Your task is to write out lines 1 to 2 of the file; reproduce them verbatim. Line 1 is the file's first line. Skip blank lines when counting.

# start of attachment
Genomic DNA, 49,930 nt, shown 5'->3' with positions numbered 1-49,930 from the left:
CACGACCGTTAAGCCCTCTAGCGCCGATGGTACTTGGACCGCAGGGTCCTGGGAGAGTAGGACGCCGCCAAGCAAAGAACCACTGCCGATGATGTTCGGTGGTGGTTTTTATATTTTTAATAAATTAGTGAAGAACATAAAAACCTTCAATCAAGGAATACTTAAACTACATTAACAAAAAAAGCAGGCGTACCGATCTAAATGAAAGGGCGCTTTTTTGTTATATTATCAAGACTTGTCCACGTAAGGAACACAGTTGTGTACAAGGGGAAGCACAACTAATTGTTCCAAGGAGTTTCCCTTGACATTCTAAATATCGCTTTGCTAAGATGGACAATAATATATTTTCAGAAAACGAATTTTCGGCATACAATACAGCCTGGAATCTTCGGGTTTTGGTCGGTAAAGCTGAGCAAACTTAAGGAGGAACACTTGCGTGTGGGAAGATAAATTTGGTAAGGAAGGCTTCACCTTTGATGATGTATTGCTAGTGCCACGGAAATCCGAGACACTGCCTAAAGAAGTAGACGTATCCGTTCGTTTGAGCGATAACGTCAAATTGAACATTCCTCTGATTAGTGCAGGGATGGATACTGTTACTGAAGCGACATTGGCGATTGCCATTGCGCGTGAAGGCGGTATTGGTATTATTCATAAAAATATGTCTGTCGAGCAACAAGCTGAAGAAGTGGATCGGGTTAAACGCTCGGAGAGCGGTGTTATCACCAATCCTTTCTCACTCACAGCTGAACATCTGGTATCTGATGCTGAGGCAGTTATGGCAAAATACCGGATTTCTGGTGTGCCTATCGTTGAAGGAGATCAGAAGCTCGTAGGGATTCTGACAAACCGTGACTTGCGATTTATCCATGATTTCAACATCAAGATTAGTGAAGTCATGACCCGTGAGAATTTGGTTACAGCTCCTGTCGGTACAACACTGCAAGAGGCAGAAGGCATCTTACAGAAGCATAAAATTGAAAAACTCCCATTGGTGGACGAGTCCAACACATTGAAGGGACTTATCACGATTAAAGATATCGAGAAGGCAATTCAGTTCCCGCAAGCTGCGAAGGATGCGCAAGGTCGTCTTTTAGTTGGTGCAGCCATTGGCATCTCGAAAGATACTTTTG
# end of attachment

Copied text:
Genomic DNA, 49,930 nt, shown 5'->3' with positions numbered 1-49,930 from the left:
CACGACCGTTAAGCCCTCTAGCGCCGATGGTACTTGGACCGCAGGGTCCTGGGAGAGTAGGACGCCGCCAAGCAAAGAACCACTGCCGATGATGTTCGGTGGTGGTTTTTATATTTTTAATAAATTAGTGAAGAACATAAAAACCTTCAATCAAGGAATACTTAAACTACATTAACAAAAAAAGCAGGCGTACCGATCTAAATGAAAGGGCGCTTTTTTGTTATATTATCAAGACTTGTCCACGTAAGGAACACAGTTGTGTACAAGGGGAAGCACAACTAATTGTTCCAAGGAGTTTCCCTTGACATTCTAAATATCGCTTTGCTAAGATGGACAATAATATATTTTCAGAAAACGAATTTTCGGCATACAATACAGCCTGGAATCTTCGGGTTTTGGTCGGTAAAGCTGAGCAAACTTAAGGAGGAACACTTGCGTGTGGGAAGATAAATTTGGTAAGGAAGGCTTCACCTTTGATGATGTATTGCTAGTGCCACGGAAATCCGAGACACTGCCTAAAGAAGTAGACGTATCCGTTCGTTTGAGCGATAACGTCAAATTGAACATTCCTCTGATTAGTGCAGGGATGGATACTGTTACTGAAGCGACATTGGCGATTGCCATTGCGCGTGAAGGCGGTATTGGTATTATTCATAAAAATATGTCTGTCGAGCAACAAGCTGAAGAAGTGGATCGGGTTAAACGCTCGGAGAGCGGTGTTATCACCAATCCTTTCTCACTCACAGCTGAACATCTGGTATCTGATGCTGAGGCAGTTATGGCAAAATACCGGATTTCTGGTGTGCCTATCGTTGAAGGAGATCAGAAGCTCGTAGGGATTCTGACAAACCGTGACTTGCGATTTATCCATGATTTCAACATCAAGATTAGTGAAGTCATGACCCGTGAGAATTTGGTTACAGCTCCTGTCGGTACAACACTGCAAGAGGCAGAAGGCATCTTACAGAAGCATAAAATTGAAAAACTCCCATTGGTGGACGAGTCCAACACATTGAAGGGACTTATCACGATTAAAGATATCGAGAAGGCAATTCAGTTCCCGCAAGCTGCGAAGGATGCGCAAGGTCGTCTTTTAGTTGGTGCAGCCATTGGCATCTCGAAAGATACTTTTG